An Intern Saved a Museum by Finding This Revolutionary War Treasure in the Attic – Smithsonian


I intended to post this yesterday on archive/history Thursday, but didn’t get to it. So it is our first post this Friday.

I love these kinds of stories, not only because of the history involved in the find, but also because of the thrill of the find itself.

Yes, indeed, their opening summary line is so important when it comes to archiving history; never throw anything away. 🙂

RevWar-treasureThe obvious lesson: never throw anything away

Once in a very long while, a rare book or manuscript discovery is so remarkable that it makes national headlines.  In 1988, for instance, an anonymous Massachusetts collector recovered an 1827 first edition of Edgar Allan Poe’s Tamerlane from a roadside barn. Many will also recall the 1989 story of the man who found an original broadside copy of the Declaration of Independence hidden inside a picture frame that he bought at a Pennsylvania flea market for $4 (and later sold at Sotheby’s for $2.4 million). Or the discovery of the manuscript of Lincoln’s last address found in a secret compartment of an antique table in 1984 (and later purchased by Malcolm Forbes for $231,000). Yet another “believe it or not” tale is that of the Nashville man who paid $2.50 at a thrift store in 2006 for what he thought was a worthless facsimile of the Declaration of Independence that turned out to be a rare, unrecorded copy of an 1820 print. He sold it for nearly $500,000.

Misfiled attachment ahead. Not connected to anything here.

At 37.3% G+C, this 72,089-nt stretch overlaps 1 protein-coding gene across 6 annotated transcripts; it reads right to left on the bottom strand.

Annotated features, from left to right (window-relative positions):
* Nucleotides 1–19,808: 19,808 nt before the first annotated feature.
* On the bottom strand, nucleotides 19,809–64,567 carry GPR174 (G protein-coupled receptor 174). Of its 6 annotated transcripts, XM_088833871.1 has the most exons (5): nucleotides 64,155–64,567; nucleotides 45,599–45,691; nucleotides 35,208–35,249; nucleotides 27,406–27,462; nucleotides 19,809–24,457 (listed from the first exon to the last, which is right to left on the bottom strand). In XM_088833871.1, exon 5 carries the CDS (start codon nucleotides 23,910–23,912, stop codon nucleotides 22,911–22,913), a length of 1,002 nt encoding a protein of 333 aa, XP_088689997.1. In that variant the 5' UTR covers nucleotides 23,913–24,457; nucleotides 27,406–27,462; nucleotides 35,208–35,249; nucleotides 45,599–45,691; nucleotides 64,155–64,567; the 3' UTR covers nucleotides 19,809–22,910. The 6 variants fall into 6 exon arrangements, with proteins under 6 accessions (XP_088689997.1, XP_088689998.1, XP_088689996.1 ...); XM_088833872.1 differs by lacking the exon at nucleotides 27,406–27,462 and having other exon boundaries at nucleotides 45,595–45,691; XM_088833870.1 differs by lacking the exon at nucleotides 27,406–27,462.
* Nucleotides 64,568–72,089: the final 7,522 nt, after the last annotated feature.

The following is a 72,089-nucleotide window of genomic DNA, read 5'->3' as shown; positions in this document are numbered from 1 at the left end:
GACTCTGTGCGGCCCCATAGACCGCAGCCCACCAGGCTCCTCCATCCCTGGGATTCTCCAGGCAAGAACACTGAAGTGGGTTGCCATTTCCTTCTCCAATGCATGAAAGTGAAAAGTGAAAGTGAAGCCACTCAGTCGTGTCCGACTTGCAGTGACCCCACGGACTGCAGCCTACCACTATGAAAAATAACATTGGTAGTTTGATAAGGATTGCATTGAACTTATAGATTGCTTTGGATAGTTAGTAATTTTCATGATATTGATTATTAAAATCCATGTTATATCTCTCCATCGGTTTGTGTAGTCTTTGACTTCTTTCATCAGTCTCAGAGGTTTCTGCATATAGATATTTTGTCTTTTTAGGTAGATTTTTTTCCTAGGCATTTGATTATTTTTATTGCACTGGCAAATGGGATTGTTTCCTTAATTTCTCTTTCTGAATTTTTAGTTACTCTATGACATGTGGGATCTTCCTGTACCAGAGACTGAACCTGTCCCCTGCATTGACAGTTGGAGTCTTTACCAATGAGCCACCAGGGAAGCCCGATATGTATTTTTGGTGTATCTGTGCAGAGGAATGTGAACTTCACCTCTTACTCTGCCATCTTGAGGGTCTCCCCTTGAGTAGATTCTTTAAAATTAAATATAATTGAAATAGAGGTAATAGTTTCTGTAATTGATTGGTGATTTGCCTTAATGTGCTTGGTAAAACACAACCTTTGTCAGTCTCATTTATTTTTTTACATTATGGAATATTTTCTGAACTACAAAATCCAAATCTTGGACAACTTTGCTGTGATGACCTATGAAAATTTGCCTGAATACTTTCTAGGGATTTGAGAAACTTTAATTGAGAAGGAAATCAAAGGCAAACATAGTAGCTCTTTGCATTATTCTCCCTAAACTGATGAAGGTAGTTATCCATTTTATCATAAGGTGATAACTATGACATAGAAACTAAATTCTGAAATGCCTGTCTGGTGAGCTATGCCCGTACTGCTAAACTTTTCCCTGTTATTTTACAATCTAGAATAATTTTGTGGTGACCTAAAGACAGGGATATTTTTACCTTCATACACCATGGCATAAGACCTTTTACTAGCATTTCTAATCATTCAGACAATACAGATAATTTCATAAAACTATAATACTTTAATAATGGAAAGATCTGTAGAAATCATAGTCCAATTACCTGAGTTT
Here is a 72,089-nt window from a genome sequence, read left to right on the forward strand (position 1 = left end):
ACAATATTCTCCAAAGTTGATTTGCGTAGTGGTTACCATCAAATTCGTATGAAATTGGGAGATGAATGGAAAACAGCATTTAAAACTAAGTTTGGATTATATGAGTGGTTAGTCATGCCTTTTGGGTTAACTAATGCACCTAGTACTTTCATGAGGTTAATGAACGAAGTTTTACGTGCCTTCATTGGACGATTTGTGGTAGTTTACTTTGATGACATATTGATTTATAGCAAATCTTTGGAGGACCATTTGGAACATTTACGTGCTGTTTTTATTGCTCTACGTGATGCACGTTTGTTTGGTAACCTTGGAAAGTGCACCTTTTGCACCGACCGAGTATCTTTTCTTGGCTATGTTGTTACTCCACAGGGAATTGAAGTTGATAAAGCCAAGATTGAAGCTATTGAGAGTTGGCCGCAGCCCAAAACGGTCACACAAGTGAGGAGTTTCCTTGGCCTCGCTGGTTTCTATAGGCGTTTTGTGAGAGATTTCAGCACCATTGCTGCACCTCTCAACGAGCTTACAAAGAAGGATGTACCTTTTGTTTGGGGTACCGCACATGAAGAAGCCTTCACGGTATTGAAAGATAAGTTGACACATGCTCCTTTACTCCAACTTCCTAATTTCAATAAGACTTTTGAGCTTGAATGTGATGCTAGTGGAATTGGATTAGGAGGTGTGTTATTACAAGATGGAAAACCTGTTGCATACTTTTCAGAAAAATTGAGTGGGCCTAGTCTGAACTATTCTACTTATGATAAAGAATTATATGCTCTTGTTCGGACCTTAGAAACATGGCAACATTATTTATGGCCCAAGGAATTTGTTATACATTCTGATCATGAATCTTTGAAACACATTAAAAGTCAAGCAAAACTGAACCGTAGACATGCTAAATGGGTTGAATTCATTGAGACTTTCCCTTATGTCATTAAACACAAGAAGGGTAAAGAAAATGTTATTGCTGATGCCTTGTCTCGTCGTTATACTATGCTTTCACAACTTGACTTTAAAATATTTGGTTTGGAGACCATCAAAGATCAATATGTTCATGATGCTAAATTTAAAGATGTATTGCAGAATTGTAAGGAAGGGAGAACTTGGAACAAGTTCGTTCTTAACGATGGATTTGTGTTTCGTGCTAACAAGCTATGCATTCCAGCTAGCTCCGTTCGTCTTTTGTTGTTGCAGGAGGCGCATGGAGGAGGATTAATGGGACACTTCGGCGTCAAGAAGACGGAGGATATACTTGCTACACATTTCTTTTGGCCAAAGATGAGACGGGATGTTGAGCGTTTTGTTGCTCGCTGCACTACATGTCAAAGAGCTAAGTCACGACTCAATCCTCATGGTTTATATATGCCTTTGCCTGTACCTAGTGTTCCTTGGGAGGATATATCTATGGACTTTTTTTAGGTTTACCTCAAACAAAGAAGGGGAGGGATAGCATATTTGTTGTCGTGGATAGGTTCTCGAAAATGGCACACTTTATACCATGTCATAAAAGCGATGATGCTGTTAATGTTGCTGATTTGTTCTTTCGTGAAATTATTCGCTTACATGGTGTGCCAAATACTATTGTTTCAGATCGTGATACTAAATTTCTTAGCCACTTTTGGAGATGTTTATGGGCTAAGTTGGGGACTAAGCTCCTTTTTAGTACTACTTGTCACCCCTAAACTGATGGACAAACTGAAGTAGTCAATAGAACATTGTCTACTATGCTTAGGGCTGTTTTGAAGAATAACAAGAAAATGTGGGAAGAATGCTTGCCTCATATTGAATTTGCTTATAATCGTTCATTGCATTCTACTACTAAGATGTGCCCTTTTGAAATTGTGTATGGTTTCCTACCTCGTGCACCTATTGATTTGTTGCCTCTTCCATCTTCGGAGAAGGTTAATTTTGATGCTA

The news of an important 18th-century manuscript found in a New York City house museum’s attic in the summer of 2013 was another such story: a discovery in an unlikely place, a document of monumental historic value, and a small museum in strained circumstances that was about to gain lots of positive media attention—and a bundle of cash. It even had a celebrity auctioneer at the helm.

Source: An Intern Saved a Museum by Finding This Revolutionary War Treasure in the Attic | History | Smithsonian

Published in: on December 18, 2015 at 6:38 AM  Comments (2)  

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2 CommentsLeave a comment



  2. Reblogged this on rcdavis16 and commented:
    Rare finds can be made even by amateurs!


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